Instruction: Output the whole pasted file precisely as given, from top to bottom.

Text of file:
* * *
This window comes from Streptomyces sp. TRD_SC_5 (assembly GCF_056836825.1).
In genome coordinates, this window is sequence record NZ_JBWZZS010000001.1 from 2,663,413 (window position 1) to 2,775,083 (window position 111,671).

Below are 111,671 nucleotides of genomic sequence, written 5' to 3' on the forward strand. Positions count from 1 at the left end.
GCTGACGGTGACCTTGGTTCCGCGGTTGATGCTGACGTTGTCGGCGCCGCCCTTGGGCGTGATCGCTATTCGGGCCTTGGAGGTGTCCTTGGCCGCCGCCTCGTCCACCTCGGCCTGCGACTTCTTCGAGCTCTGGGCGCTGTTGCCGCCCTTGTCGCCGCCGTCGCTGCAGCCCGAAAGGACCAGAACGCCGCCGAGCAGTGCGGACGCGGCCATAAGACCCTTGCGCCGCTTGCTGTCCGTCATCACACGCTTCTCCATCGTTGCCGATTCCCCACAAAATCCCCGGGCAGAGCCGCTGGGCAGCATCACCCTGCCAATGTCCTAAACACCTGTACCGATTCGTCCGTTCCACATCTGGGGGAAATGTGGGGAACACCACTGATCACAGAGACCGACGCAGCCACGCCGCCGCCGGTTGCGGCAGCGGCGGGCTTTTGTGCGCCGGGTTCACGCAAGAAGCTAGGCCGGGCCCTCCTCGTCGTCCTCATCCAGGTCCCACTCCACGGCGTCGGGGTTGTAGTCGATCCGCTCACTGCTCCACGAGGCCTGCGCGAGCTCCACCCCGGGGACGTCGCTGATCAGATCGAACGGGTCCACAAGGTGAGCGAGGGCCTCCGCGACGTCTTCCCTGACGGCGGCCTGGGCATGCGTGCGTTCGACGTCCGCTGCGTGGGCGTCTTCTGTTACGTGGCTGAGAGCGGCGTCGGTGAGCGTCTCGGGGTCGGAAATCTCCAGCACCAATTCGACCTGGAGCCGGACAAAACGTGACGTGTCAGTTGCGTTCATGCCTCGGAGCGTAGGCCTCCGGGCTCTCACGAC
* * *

This window comes from Streptomyces sp. TRD_SC_5 (assembly GCF_056836825.1).
In genome coordinates, this window is sequence record NZ_JBWZZS010000001.1 from 2,663,413 (window position 1) to 2,775,083 (window position 111,671).

Below are 111,671 nucleotides of genomic sequence, written 5' to 3' on the forward strand. Positions count from 1 at the left end.
GCTGACGGTGACCTTGGTTCCGCGGTTGATGCTGACGTTGTCGGCGCCGCCCTTGGGCGTGATCGCTATTCGGGCCTTGGAGGTGTCCTTGGCCGCCGCCTCGTCCACCTCGGCCTGCGACTTCTTCGAGCTCTGGGCGCTGTTGCCGCCCTTGTCGCCGCCGTCGCTGCAGCCCGAAAGGACCAGAACGCCGCCGAGCAGTGCGGACGCGGCCATAAGACCCTTGCGCCGCTTGCTGTCCGTCATCACACGCTTCTCCATCGTTGCCGATTCCCCACAAAATCCCCGGGCAGAGCCGCTGGGCAGCATCACCCTGCCAATGTCCTAAACACCTGTACCGATTCGTCCGTTCCACATCTGGGGGAAATGTGGGGAACACCACTGATCACAGAGACCGACGCAGCCACGCCGCCGCCGGTTGCGGCAGCGGCGGGCTTTTGTGCGCCGGGTTCACGCAAGAAGCTAGGCCGGGCCCTCCTCGTCGTCCTCATCCAGGTCCCACTCCACGGCGTCGGGGTTGTAGTCGATCCGCTCACTGCTCCACGAGGCCTGCGCGAGCTCCACCCCGGGGACGTCGCTGATCAGATCGAACGGGTCCACAAGGTGAGCGAGGGCCTCCGCGACGTCTTCCCTGACGGCGGCCTGGGCATGCGTGCGTTCGACGTCCGCTGCGTGGGCGTCTTCTGTTACGTGGCTGAGAGCGGCGTCGGTGAGCGTCTCGGGGTCGGAAATCTCCAGCACCAATTCGACCTGGAGCCGGACAAAACGTGACGTGTCAGTTGCGTTCATGCCTCGGAGCGTAGGCCTCCGGGCTCTCACGAC